Algorithm Helps Identify Proper Surfaces for Pressure Ulcer Treatment and Prevention

Janice Beitz

Janice Beitz

Patients suffering from painful pressure ulcers — commonly known as bed sores — must have the proper support surface to lie on while immobilized. A new algorithm developed in part by a Rutgers University–Camden nursing scholar will help guide nurses and other health care providers in choosing the proper surface to meet individual patient needs.

Janice Beitz, a professor at the Rutgers School of Nursing–Camden, is part of a research team that developed the method based on clinical evidence.

“There is a considerable need to guide the decision on support surfaces,” Beitz says. “A standard mattress is not designed to prevent or treat pressure ulcers because it’s the kind of mattress you sleep on at home. There are mattresses specifically made for prevention and it’s so important to get the patient on the right surface. It’s critical to improving care.”

Pressure ulcers occur when pressure on the skin reduces blood flow to an area. Without enough blood, the skin can die and an ulcer may form.

“The fact that we move around in our sleep, can get up and walk, and shift our weight protects our skin from damage,” Beitz says. “If a person is immobilized due to surgery, paralysis, or something else, they remain lying in one area. The blood supply is decreased or cut off and the patient can get a pressure ulcer.”

A number of support surfaces have been shown to reduce pressure ulcers and facilitate wound healing, but there is insufficient evidence to guide support surface selection to match individual patient needs.

That led experts from the Wound, Ostomy and Continence Nurses Society — of which Beitz is a member — to develop a consensus-based algorithm. The work was funded by Hill-Rom, a leading worldwide manufacturer and provider of medical technologies and related services for the health care industry.

Support surfaces used to treat and prevent pressure ulcers vary and include specialized mattresses designed for pressure redistribution, friction management, and control of other factors such as moisture.

Beitz, who has also helped develop algorithms for wound assessment, wound therapy, ostomy care, and pressure ulcer prevention, says algorithms are regularly used in medical practice.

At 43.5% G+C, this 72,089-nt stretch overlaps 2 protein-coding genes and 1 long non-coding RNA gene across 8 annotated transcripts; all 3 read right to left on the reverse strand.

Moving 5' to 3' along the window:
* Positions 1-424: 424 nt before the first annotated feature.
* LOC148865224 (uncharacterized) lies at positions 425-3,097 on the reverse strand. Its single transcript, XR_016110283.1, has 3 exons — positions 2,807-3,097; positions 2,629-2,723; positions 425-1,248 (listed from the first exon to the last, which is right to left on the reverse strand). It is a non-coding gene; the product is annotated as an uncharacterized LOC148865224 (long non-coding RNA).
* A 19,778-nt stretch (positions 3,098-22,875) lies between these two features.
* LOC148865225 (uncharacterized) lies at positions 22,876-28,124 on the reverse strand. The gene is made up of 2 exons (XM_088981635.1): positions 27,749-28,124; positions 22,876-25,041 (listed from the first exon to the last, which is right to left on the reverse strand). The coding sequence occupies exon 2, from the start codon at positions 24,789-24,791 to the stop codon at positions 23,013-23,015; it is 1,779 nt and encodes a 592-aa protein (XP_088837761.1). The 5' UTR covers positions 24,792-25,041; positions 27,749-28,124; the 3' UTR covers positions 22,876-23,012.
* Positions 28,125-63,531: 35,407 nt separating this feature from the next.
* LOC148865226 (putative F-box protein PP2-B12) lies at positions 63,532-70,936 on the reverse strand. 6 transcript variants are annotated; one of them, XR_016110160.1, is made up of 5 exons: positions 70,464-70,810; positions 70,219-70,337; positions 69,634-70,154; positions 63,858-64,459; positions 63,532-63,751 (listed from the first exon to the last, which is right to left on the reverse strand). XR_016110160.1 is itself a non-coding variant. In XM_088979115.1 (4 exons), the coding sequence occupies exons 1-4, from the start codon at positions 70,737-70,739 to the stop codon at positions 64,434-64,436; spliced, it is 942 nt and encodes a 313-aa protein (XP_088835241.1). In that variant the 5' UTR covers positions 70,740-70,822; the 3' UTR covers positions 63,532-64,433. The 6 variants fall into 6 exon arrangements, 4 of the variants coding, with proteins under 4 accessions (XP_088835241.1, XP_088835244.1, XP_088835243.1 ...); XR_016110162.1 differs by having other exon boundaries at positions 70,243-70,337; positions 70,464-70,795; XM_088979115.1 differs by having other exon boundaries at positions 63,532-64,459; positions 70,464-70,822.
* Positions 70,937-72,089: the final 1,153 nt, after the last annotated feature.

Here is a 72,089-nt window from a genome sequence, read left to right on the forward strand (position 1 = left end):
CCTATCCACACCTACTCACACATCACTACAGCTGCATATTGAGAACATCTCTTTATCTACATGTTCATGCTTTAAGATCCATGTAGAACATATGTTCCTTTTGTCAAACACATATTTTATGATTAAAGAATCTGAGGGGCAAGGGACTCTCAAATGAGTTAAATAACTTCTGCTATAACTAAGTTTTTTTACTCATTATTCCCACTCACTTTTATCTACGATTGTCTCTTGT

“We haven’t had that kind of guidance in wound care,” Beitz says. “In developing these algorithms, you have to be able to say, ‘do this or do that’ at certain decision points during care based on evidence gained from controlled clinical trials. This is the kind of process we need to continue to develop for the science of wound care and pressure ulcer prevention. We’re trying to get away from ritual and into the science of care.”

The algorithm has been published in the Journal of Wound, Ostomy and Continence Nursing and Beitz says a digital version may soon be in development.

A fellow of the American Academy of Nursing, Beitz oversees the state’s first graduate certificate program in wound, ostomy, and continence nursing at the Rutgers School of Nursing–Camden. She was part of a research team that developed an ostomy algorithm, a step-by-step aid that allows nurses to properly assess ostomy patients and their needs, and was also part of a team that developed an interactive online version of the algorithm for use on computers and mobile devices.

Beitz also recently published a research study on prioritizing management approaches for ostomy complications.

The Rutgers University–Camden scholar received her bachelor’s degree from La Salle University, her master’s degree from Villanova University, and her doctoral degree from Temple University. She also graduated from the Germantown Hospital School of Nursing and received her post-master’s certificate as an adult nurse practitioner from La Salle University.

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